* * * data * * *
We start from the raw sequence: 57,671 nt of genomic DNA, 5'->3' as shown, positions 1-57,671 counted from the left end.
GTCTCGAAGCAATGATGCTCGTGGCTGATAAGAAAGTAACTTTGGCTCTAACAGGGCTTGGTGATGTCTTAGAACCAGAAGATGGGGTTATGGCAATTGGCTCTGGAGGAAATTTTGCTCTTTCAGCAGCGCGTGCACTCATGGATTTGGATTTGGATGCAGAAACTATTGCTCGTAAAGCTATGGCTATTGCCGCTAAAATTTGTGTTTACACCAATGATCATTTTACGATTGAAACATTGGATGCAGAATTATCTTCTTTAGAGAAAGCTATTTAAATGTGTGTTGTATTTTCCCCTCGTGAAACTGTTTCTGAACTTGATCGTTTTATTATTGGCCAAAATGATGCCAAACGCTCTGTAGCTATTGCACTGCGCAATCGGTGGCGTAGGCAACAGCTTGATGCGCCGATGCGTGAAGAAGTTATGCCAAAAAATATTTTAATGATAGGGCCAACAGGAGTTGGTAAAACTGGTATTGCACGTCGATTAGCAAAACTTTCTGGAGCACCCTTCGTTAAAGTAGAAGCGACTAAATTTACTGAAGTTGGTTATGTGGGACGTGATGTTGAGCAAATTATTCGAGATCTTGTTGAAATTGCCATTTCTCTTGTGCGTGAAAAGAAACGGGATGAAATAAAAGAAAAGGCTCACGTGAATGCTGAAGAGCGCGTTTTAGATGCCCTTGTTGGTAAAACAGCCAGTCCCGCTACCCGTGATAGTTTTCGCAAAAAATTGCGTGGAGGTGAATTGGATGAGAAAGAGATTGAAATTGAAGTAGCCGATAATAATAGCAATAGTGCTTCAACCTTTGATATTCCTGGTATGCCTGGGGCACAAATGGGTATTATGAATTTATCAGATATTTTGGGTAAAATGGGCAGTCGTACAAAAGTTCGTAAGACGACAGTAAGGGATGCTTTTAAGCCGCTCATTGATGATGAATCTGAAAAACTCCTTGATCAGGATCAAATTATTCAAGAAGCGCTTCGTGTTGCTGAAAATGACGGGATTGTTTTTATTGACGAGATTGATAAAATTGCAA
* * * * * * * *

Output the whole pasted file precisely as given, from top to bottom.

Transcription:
We start from the raw sequence: 57,671 nt of genomic DNA, 5'->3' as shown, positions 1-57,671 counted from the left end.
GTCTCGAAGCAATGATGCTCGTGGCTGATAAGAAAGTAACTTTGGCTCTAACAGGGCTTGGTGATGTCTTAGAACCAGAAGATGGGGTTATGGCAATTGGCTCTGGAGGAAATTTTGCTCTTTCAGCAGCGCGTGCACTCATGGATTTGGATTTGGATGCAGAAACTATTGCTCGTAAAGCTATGGCTATTGCCGCTAAAATTTGTGTTTACACCAATGATCATTTTACGATTGAAACATTGGATGCAGAATTATCTTCTTTAGAGAAAGCTATTTAAATGTGTGTTGTATTTTCCCCTCGTGAAACTGTTTCTGAACTTGATCGTTTTATTATTGGCCAAAATGATGCCAAACGCTCTGTAGCTATTGCACTGCGCAATCGGTGGCGTAGGCAACAGCTTGATGCGCCGATGCGTGAAGAAGTTATGCCAAAAAATATTTTAATGATAGGGCCAACAGGAGTTGGTAAAACTGGTATTGCACGTCGATTAGCAAAACTTTCTGGAGCACCCTTCGTTAAAGTAGAAGCGACTAAATTTACTGAAGTTGGTTATGTGGGACGTGATGTTGAGCAAATTATTCGAGATCTTGTTGAAATTGCCATTTCTCTTGTGCGTGAAAAGAAACGGGATGAAATAAAAGAAAAGGCTCACGTGAATGCTGAAGAGCGCGTTTTAGATGCCCTTGTTGGTAAAACAGCCAGTCCCGCTACCCGTGATAGTTTTCGCAAAAAATTGCGTGGAGGTGAATTGGATGAGAAAGAGATTGAAATTGAAGTAGCCGATAATAATAGCAATAGTGCTTCAACCTTTGATATTCCTGGTATGCCTGGGGCACAAATGGGTATTATGAATTTATCAGATATTTTGGGTAAAATGGGCAGTCGTACAAAAGTTCGTAAGACGACAGTAAGGGATGCTTTTAAGCCGCTCATTGATGATGAATCTGAAAAACTCCTTGATCAGGATCAAATTATTCAAGAAGCGCTTCGTGTTGCTGAAAATGACGGGATTGTTTTTATTGACGAGATTGATAAAATTGCAA